Some people were ready to eat dinner. You know?


well, this all raises the question, for folks who believe the Lord
created each animal just exactly as He wanted them to be and that's
the way they exist to this day, what the heck did He have against the
poor bunnies?
  #11  
Old 01-03-2008, 05:55 PM posted to rec.gardens.edible
external usenet poster
 
Posts: 268
Default Using pet rabbit manure as compost

z wrote:
On Feb 21, 8:11 pm, Billy wrote:


There seems to be a lot of misconception about rabbits 'eating their
own poop'. They don't just eat any old poop.
Coprophagy, as the practice is known, involves only one type of feces.
It's one consumed mainly at night, therefore, 'night feces'. Compared
with the hard, dry pellets of 'day feces', these night feces are soft
and are contained in a mucous membrane. The rabbit normally ingests
these 'night feces' directly from the anus.
It's all part of the rabbit's method of B vitamin synthesis.


Ross.


Some people were ready to eat dinner. You know?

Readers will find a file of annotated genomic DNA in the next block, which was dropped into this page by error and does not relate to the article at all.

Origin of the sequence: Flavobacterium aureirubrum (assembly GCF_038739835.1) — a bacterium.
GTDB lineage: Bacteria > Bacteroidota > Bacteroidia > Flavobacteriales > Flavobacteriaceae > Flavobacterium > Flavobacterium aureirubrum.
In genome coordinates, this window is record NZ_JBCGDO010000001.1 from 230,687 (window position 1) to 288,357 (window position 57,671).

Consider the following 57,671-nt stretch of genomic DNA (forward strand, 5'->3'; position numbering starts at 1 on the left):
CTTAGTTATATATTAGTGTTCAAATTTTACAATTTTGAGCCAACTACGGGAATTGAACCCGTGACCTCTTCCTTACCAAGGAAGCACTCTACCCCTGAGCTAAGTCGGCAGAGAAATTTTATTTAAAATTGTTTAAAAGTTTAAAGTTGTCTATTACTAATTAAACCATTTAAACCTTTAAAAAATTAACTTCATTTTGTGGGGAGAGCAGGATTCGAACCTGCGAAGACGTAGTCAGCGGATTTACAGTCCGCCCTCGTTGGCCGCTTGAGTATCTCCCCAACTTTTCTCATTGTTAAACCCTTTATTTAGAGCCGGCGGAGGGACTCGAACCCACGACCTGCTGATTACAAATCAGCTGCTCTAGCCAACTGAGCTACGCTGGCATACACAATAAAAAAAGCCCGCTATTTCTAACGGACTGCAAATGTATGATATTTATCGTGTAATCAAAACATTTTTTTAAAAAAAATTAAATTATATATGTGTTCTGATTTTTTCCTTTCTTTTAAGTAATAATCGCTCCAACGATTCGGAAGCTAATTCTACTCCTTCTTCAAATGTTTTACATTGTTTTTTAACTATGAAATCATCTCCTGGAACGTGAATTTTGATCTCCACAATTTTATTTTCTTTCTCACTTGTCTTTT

well, this all raises the question, for folks who believe the Lord
created each animal just exactly as He wanted them to be and that's
the way they exist to this day, what the heck did He have against the
poor bunnies?


I don't know, but "eat shit and die" comes to mind.
  #12  
Old 03-03-2008, 07:44 PM posted to rec.gardens.edible
z
external usenet poster
 
Posts: 205
Default Using pet rabbit manure as compost

On Mar 1, 11:55*am, doofy wrote:
z wrote:
On Feb 21, 8:11 pm, Billy wrote:


There seems to be a lot of misconception about rabbits 'eating their
own poop'. They don't just eat any old poop.
Coprophagy, as the practice is known, involves only one type of feces.
It's one consumed mainly at night, therefore, 'night feces'. Compared
with the hard, dry pellets of 'day feces', these night feces are soft
and are contained in a mucous membrane. The rabbit normally ingests
these 'night feces' directly from the anus.
It's all part of the rabbit's method of B vitamin synthesis.


Ross.


Some people were ready to eat dinner. You know?


well, this all raises the question, for folks who believe the Lord
created each animal just exactly as He wanted them to be and that's
the way they exist to this day, what the heck did He have against the
poor bunnies?


I don't know, but "eat shit and die" comes to mind.- Hide quoted text -

- Show quoted text -


certainly answers the question of "eh, what's up doc?"